Tigers minor-leaguer dies after skateboarding accident

Chace Numata, a switch-hitting catcher in the Detroit Tigers organization, died on September 2 from injuries suffered in a skateboarding accident. Numata, who was 27 and a member of the Erie SeaWolves, was hospitalized in Erie, Pa., after a fall early on August 29. Video surveillance footage showed that Numata’s skateboard suddenly stopped as if it had hit something on the sidewalk, causing him to fall. A passerby called police, who found him unconscious and bleeding.

Source: Erie SeaWolves

Numata’s family released a statement that read, in part: “Everyone who was around Chace knew there was never a stranger in the room when he was there. It didn’t matter if you were a professional athlete or young child, he made sure to make everyone feel comfortable and welcomed. His smile was contagious, unrelenting, and never ending, while his personality could light up any environment he would be in. Our family would like to say Mahalo nui loa to everyone who prayed for, thought of, and acknowledged Chace during this difficult time. We heard you and we appreciate you all from the bottom of our hearts! #FORNUMI.”

Chace Numata was born on August 14, 1992, in Pearl City, Hawaii. According to the Honolulu Star-Advertiser, he was a 2010 graduate of Pearl City High School and an All-State utility player for the Chargers team that won the 2010 Oahu Interscholastic Association baseball championship.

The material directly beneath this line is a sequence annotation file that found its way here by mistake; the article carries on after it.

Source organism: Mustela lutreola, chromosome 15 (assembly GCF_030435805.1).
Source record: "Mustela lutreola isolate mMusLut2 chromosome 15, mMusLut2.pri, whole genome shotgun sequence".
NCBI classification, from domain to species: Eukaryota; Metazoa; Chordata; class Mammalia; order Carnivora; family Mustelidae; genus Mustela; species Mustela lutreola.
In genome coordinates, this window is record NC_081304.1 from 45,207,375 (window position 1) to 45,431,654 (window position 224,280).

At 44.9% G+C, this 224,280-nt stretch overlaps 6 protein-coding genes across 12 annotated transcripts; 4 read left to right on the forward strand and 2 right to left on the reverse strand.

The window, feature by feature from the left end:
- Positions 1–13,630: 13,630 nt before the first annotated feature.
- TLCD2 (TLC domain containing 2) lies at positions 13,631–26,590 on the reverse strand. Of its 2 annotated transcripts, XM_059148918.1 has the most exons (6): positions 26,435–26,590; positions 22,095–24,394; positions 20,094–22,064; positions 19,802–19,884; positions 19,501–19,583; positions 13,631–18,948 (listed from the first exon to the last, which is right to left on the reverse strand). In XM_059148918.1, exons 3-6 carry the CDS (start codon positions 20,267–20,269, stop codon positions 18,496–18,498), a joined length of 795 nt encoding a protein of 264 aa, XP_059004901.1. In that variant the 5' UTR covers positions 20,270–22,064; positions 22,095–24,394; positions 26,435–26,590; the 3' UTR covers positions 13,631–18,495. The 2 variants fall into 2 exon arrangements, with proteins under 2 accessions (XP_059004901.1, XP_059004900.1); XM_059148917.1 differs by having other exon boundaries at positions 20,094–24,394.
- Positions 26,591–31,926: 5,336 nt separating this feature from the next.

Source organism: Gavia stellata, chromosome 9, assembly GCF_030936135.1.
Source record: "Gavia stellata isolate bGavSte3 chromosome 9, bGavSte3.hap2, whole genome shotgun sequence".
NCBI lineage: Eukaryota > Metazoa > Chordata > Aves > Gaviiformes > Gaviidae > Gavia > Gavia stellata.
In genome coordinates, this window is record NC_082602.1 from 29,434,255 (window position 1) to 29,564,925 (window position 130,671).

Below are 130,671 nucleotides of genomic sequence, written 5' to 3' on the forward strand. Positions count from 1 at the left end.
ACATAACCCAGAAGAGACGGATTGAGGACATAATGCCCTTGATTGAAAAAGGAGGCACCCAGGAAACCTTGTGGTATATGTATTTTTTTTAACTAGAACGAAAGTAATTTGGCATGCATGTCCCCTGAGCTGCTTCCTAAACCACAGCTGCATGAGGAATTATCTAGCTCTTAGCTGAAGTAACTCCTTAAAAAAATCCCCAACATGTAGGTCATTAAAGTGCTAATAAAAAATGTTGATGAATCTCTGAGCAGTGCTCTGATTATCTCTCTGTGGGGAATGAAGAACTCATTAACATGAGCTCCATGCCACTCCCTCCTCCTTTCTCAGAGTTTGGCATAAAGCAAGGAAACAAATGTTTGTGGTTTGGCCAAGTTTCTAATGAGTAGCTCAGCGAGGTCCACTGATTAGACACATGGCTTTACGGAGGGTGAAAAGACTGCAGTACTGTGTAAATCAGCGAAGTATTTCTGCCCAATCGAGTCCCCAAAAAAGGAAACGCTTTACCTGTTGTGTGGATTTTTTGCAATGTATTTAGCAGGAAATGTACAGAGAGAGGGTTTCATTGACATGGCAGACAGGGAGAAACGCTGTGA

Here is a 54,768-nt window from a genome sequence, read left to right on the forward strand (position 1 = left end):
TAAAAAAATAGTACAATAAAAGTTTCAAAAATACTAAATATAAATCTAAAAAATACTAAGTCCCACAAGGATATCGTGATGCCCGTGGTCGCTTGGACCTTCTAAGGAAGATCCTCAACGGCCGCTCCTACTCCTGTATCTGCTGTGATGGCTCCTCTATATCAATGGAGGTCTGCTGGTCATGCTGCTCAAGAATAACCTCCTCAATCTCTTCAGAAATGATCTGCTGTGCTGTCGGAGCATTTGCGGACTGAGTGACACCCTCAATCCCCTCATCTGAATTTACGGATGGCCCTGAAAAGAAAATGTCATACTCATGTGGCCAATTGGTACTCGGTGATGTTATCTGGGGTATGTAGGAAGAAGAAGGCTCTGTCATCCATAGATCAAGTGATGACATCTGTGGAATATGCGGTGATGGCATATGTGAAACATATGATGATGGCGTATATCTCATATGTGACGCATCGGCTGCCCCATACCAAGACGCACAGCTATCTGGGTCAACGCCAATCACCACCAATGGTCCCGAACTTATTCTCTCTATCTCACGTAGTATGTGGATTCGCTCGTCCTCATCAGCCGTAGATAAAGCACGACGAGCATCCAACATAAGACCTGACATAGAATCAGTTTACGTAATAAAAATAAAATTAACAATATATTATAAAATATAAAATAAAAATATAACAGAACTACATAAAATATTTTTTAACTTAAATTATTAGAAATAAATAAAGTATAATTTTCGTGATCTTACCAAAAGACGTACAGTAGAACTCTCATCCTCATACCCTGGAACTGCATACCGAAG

Numata was drafted by the Philadelphia Phillies in the 14th Round of the 2010 June Amateur Draft. Despite being used primarily as a backup catcher, he nonetheless came close to winning the Florida State League batting title in 2016, finishing with a .308 average. In his 10 years in the minor leagues, he played for the Phillies and Yankees organizations and was in his first year with the Tigers’ farm system. He spent most of his time this season with the SeaWolves, battingg .239 in 71 games with 4 home runs and 26 RBIs. He also appeared in AAA for the first time in his career, playing 6 games for the Toledo Mud Hens and hitting an even .300.

For his professional career, which included part of a season with the Melbourne Aces of the Australian Baseball League, Numata had a slash line of .252/.314/.335, with 521 hits in 620 games. After reading comments from teammates, he sounded like he was pretty much an ideal teammate.

“He had an engaging personality that quickly established him as a leader on and off the field, and his presence will be forever remembered in our organization and beyond,” the Tigers said in a statement.

“If you took a poll of the guys — who is your favorite teammate — it would be Chace Numata, 25-0,” said SeaWolves hitting coach Brian Harper. “If you took a poll of the staff, it would be 8-0.”

SeaWolves teammate Logan Shore has organized a GoFundMe campaign to help pay for medical bills and the expenses involved in Numata’s family flying to Pennsylvania during his hospitalization. “We love you Numi. You made an impact on every person you met,” he wrote.

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